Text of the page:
Weyburn-Big Muddy MLA Dustin Duncan is anticipating a new, balanced budget and progress on the Mental Health Act when he returns to the Legislature on Monday, March 3,when the current session re-opens.
“I think that fiscal responsibility has always been front and centre for the people of Weyburn and Big Muddy,” said Duncan. He is hoping that property taxes remain low in the next budget.
Duncan said they will be looking at a number of things, including the budget. The final touches are being discussed for the budget, but he said it is too early to say what it will be included.
“I think, from my perspective as health minister, we’re looking for continuing increases to health funding,” said Duncan. In the past six years, the province has spent $930 million on health care capital.
“We are getting to the point where a large portion of health facilities are quickly reaching the end of their life span,” said Duncan. Two-thirds of the province’s facilities were built prior to the 1970s. The minister noted the province is nearing the end of many major projects, including the new hospital in Moose Jaw which cost $100 million. He did say funding will be announced in the budget for 11 of the previous 13 projects.
Duncan said after the projects currently underway are finished, the province will be able to begin new projects and he knows the people of Weyburn and area are anxious to get a new hospital.
“People have been fundraising and thinking a lot about that,” said Duncan and said he hoped it was “something we can move forward on.”
The province will continue to use the traditional funding structure for the majority of new health facilities, wherein the communities fund raise 20 per cent of the funds and the government supplies the other 80 per cent. P3s have not been ruled out as a potential method for funding some projects though. P3s partner private and public funds to build infrastructure projects, with the government and private businesses or investors each contributing.
“I expect long-term care will continue to be a focus,” said Duncan. The province has already allocated $10 million for an urgent action fund to be used by the province’s health regions to address issues they are havingregarding long-term care. The regions are reporting back on their spending from this fund and successful ideas will be shared with all health regions.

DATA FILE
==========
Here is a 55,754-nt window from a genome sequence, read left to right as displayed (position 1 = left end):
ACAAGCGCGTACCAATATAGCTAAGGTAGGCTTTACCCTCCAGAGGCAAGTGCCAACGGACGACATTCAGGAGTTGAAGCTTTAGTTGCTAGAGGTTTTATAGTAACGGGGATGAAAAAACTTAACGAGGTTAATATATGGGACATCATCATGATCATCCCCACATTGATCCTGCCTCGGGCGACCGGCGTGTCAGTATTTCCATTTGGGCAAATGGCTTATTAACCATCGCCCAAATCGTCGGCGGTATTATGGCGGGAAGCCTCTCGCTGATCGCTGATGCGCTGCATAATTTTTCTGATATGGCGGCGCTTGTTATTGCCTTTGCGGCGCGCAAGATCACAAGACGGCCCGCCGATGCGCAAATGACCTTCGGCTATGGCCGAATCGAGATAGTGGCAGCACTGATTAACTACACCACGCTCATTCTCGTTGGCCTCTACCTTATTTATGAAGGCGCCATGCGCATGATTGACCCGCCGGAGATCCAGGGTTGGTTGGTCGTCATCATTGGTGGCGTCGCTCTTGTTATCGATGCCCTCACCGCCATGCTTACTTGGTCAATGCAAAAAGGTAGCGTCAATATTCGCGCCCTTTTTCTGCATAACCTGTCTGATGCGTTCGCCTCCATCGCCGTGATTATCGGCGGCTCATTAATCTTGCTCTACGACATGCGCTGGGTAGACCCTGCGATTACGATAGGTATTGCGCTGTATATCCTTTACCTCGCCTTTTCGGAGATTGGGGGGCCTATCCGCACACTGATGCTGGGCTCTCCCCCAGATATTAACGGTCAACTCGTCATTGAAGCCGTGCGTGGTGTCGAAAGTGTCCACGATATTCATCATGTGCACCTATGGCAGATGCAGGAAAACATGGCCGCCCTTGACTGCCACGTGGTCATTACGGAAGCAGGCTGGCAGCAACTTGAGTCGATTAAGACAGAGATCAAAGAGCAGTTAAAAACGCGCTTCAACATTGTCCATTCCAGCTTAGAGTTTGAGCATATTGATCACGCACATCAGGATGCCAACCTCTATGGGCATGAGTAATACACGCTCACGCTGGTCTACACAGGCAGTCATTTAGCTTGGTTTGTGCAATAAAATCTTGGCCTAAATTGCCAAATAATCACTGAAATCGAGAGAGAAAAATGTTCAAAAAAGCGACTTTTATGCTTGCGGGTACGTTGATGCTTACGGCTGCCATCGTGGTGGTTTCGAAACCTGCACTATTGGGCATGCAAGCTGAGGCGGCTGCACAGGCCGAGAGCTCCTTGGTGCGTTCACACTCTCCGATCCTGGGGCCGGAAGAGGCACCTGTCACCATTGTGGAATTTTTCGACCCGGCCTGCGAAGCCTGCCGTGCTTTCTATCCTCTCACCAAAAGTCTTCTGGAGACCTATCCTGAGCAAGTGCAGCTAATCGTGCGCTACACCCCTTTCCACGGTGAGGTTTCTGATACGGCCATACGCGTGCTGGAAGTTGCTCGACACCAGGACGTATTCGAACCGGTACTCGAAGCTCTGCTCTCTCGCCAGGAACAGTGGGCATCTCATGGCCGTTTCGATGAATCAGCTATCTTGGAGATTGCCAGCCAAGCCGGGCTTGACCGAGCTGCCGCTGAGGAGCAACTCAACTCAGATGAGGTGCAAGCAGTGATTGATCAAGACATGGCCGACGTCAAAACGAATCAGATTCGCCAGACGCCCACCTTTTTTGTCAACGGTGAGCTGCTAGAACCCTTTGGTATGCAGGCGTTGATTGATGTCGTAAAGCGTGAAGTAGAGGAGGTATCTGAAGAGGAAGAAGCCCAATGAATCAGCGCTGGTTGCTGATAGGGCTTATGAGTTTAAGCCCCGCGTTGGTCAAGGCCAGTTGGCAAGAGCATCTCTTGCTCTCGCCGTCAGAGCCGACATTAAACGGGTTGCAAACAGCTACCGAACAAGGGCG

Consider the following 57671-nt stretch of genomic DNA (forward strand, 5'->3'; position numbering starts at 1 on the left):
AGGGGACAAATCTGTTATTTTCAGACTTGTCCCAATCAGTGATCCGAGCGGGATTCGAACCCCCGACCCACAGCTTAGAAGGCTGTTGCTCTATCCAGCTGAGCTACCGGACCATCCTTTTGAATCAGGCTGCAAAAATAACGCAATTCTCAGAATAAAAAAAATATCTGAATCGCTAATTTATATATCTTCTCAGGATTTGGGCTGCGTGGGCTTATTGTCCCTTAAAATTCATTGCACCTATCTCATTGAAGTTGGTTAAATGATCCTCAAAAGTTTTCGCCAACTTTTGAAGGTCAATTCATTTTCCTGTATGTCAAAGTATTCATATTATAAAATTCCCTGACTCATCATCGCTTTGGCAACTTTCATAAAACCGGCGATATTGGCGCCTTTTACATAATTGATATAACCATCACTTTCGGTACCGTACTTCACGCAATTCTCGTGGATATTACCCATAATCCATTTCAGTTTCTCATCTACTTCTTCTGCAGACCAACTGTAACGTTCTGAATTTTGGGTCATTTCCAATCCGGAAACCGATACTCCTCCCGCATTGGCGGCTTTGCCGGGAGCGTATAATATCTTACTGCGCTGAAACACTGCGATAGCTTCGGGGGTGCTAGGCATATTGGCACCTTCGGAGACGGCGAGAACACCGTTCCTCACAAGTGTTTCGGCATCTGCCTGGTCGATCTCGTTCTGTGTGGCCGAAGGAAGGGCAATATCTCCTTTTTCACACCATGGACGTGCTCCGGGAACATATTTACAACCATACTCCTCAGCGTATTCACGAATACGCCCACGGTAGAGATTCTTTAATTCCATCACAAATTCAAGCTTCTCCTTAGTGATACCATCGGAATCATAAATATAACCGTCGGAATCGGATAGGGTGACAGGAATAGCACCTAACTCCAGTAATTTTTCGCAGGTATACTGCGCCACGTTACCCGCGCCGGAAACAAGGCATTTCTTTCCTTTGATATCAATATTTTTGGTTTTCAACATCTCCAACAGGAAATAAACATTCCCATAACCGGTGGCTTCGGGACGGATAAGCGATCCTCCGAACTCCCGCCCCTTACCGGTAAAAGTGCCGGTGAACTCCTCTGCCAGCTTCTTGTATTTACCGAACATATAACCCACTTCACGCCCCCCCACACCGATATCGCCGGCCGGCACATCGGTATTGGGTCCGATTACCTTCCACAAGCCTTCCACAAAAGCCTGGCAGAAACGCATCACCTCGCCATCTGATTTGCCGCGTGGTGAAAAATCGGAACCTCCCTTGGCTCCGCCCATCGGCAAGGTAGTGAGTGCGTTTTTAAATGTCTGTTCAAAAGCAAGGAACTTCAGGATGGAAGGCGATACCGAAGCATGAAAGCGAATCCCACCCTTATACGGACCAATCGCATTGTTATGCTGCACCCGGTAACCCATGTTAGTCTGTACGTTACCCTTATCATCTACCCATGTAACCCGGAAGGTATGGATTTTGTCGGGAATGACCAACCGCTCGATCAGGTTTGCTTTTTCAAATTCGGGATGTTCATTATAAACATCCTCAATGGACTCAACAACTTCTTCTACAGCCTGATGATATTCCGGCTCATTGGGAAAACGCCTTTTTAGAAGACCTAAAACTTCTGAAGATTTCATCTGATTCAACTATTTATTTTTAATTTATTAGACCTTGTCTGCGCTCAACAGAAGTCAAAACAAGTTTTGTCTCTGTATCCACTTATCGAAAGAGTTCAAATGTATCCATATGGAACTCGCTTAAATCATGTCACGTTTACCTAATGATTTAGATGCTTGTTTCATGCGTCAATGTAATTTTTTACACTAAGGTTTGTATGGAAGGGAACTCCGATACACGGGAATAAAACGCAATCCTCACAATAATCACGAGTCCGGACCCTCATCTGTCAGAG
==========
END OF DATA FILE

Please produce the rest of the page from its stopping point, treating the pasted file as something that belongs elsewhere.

He also said many parts of the province require upgraded or new infrastructure, such as schools and highways, and that the SaskParty is trying to take that into consideration while balancing the budget.
Infrastructure in the Weyburn-Big Muddy area up for consideration is the twinning of Highways 6 and 39. Some of the planning money has been allocated for an eight-kilometre stretch between Estevan and Bienfait. Duncan said residents should not expect to see immediate progress on the project because twinning highways takes years and is very costly. The last major twinning project was about 100 kilometres long between Prince Albert and Saskatoon and it took the province 10 years to complete.
“It’s going to take a significant amount of time,” said Duncan.
Other things on the docket when Duncan returns to the legislature include the Mental Health Act. Amendments have been proposed which Duncan said “should modernize the mental health services in this province”, and are expected to pass in the Legislature this spring.
Recommendations from the Mental Health Commissioner are expected to be submitted to the minister later this year, and may or may not result in amendments to the act. The
recommendations may include replacing the facility in North Battleford. The province is considering a P3 approach to fund that facility.
While the Legislature has been out of session, Duncan has also met with Education Minister Don Morgan to discuss the ongoing school renovation projects in Weyburn, and with Don McMorris, the Minister of Highways and Transportation, to discuss the backlog of grain to be shipped and how it affecting families locally.
“We are certainly doing our part as a provincial player,” said Duncan. Premier Brad Wall and Agriculture minister Lyle Stewart have lobbied the federal government to put pressure on the rail companies.
Duncan said this is not the first time the province has suffered from a backlog and it has always been resolved before. There are no talks yet about provincial support for farmers experiencing hardship as a result of the backlog.
Duncan also said he is closely watching the situation at the Weyburn Inland Terminal.
“It is a groundbreaking type of venture,” said Duncan. “I know there are lots of strong feelings on both sides.”